For example, what do climate change activists envisage in terms of heating for houses – will it be L.P.G. gas cylinders like the one that powers the gas fire at my parents place, or will it be electricity. Having just said goodbye to my brothers in-laws who are starting the long journey back via Nelson to snow covered Minnesota, where the father-in-law is a builder, I am aware that the continental climate induces much harsher winters than what we get in maritime New Zealand.

But before they get back to Minnesota, they have to spend several hours in the air before they reach O’Hare airport in Chicago. Whilst in the air, the aircraft will be burning tons of aviation fuel. That raises another question – if carbon is as bad as it allegedly is, what sort of fuel is going to be the aviation fuel of the future? As New Zealanders, we love to travel a lot and many of us want to go places in the future, but planes cannot fly if they do not have fuel.

Unfortunately Greenpeace, Green Party N.I.M.B.Y.ism means that a lot of the best counter solutions are not able to proceed because people don’t want the infrastructure necessary to support those solutions in their backyard. People want wind power, but don’t like birds getting mangled by the turbine blades or there is noise or visual pollution. You cannot have it both ways and just as with the economic model that I am going to mention shortly, something has to give.

But also there are more fundamental problems. I am not saying capitalism is the answer, because it is not – greed and sustainability simply do not exist in the same sentence. The economic model is going to have to change. A lot of the deforestation and other environmentally destructive activities are in pursuit of two things: raw minerals or energy sources. The massive loss of biodiversity is caused by habitats being wiped out on a scale much larger than we can sustain.

Cows belching and the large scale burning of fossil fuels – oh, here we go some of you will be saying – make up significant sources of our gas emissions in New Zealand. Robert Muldoon might have been ahead of his time when he tried to get a biofuel plant established in Taranaki, but I think a more modest project could probably be established in south Auckland using material from the waste stream.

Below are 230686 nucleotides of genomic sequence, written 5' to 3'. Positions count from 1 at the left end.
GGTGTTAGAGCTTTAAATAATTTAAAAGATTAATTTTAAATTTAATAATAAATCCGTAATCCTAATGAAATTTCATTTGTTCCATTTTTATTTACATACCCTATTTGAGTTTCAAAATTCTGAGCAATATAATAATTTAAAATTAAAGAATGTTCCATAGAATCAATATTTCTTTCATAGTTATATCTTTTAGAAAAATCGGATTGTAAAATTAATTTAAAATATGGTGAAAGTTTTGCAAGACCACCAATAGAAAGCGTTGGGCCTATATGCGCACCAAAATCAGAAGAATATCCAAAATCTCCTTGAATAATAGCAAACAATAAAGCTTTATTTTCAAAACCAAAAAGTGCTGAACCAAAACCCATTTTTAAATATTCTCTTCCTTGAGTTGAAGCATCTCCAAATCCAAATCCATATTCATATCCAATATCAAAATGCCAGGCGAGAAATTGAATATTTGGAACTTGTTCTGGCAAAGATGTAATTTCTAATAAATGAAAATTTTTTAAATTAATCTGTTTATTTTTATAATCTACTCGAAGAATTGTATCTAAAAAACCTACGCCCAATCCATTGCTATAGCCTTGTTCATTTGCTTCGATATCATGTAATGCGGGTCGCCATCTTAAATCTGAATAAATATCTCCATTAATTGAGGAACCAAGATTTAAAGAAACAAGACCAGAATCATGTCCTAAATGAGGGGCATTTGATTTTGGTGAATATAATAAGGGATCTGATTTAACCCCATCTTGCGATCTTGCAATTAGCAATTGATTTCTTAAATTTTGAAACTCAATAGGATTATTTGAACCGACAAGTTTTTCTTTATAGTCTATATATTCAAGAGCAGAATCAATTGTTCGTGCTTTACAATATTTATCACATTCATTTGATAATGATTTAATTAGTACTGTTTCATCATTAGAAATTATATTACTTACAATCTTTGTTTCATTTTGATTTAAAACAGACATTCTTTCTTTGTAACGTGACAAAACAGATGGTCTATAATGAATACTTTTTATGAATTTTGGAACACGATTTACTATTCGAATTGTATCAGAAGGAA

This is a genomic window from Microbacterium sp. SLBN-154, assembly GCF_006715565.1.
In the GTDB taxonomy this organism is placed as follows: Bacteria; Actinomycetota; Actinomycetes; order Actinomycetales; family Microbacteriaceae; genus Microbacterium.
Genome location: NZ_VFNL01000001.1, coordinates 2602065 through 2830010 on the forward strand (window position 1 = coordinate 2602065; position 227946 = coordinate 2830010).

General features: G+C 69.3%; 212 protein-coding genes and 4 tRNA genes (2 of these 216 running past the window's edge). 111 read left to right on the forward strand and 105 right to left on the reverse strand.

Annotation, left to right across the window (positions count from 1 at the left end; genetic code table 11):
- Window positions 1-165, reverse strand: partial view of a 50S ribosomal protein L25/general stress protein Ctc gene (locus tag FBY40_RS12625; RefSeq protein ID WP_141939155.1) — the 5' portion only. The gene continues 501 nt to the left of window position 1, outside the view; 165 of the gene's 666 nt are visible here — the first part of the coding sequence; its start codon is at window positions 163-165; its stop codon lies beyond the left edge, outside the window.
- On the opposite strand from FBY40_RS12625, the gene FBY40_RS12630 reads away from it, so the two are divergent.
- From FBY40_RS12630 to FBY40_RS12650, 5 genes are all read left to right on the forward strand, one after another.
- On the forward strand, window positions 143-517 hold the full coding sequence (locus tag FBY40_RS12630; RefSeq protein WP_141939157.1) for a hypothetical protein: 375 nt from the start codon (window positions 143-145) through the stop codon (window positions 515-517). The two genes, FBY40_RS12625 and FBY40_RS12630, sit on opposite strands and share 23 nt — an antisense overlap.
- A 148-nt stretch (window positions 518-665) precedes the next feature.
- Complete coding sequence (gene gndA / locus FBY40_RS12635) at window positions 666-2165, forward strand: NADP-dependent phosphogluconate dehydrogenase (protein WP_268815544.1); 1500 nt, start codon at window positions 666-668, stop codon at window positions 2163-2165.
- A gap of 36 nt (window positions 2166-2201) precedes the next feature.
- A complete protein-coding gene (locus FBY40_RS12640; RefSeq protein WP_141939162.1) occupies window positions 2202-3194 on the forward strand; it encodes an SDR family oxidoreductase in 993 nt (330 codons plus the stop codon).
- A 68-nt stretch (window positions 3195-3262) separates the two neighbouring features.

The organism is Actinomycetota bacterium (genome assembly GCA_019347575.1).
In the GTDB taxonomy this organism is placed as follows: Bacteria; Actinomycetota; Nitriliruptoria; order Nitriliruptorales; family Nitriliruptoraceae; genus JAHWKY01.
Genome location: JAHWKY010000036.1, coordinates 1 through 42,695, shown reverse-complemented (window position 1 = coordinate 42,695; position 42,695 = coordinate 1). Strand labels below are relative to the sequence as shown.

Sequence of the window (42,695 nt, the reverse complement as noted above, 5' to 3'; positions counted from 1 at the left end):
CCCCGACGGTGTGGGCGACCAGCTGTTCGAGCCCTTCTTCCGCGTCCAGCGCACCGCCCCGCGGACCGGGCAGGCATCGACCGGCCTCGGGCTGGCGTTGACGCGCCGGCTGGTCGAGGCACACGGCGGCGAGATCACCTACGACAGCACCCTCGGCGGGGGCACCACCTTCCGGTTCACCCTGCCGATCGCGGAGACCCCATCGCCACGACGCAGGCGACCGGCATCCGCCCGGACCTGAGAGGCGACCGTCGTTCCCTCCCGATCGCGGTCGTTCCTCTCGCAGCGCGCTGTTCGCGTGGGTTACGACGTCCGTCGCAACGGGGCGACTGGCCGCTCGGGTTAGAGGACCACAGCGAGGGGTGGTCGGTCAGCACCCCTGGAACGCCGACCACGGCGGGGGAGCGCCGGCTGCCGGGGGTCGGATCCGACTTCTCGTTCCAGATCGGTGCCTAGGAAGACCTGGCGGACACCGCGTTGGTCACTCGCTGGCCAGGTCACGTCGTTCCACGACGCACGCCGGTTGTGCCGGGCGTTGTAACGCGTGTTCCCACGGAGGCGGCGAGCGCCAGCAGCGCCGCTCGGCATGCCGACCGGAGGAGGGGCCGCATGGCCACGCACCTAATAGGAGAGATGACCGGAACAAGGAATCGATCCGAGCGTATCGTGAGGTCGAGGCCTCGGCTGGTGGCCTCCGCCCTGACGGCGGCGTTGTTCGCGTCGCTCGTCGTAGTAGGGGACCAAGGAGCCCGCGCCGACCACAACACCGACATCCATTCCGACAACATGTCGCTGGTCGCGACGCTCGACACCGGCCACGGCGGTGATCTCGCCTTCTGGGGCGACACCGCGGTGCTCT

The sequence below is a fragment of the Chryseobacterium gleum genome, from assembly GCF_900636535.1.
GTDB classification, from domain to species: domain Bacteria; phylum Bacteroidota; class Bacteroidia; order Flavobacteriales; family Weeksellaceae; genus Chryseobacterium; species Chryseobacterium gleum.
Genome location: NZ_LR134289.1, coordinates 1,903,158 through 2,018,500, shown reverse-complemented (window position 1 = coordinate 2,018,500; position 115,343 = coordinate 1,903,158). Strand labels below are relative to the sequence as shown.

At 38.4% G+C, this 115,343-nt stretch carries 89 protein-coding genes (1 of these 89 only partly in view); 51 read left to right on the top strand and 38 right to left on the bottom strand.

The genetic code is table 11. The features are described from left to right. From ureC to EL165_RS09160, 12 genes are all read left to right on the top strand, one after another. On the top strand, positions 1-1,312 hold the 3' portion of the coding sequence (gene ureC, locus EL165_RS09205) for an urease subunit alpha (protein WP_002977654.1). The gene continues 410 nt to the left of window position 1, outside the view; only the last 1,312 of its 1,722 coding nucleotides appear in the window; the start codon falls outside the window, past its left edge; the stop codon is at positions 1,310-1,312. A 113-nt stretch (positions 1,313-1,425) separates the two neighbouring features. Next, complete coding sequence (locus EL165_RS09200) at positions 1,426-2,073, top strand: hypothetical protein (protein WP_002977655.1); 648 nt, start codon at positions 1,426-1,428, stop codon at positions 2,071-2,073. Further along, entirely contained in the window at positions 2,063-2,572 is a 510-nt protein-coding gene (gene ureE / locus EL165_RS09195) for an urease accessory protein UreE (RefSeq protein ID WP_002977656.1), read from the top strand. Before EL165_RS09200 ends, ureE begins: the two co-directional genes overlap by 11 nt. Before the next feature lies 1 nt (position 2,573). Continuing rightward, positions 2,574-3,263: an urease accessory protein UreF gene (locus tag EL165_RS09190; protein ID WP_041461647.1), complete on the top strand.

But I do not see either of the major political parties in New Zealand being terribly keen to enact changes that will make a meaningful impact. Labour and National are both beholden to the neoliberal economic model that has dominated New Zealand economics the last 40 years and seem quite happy tip toeing around the edges of major problems, such as waste recycling.

So what does all of this boil down to? The climate strike is really about a more sustainable future for the generations that are striking. They were not expecting to achieve that today, but any politician who thinks that this can be swept under the carpet has obviously not looked at the topography of the carpet in recent times. The impact on planet Earth is too much to ignore, and helps to contribute to the rise of the word “ANTHROPOCENE”. My geologically oriented mates might be the jury that is out on whether the Anthropocene is a thing, but to me the evidence is there and the real argument is when did the Anthropocene start?

Strike 4 Climate student protest not a joke


When Swedish school girl activist Greta Thunberg faced down politicians of all stripes at Davos, Switzerland at their annual economic forum, many politicians thought she was just a lone student gone rogue. They thought that high school students were disinterested in the world around them, disinterested in politics. A lesson is coming for them.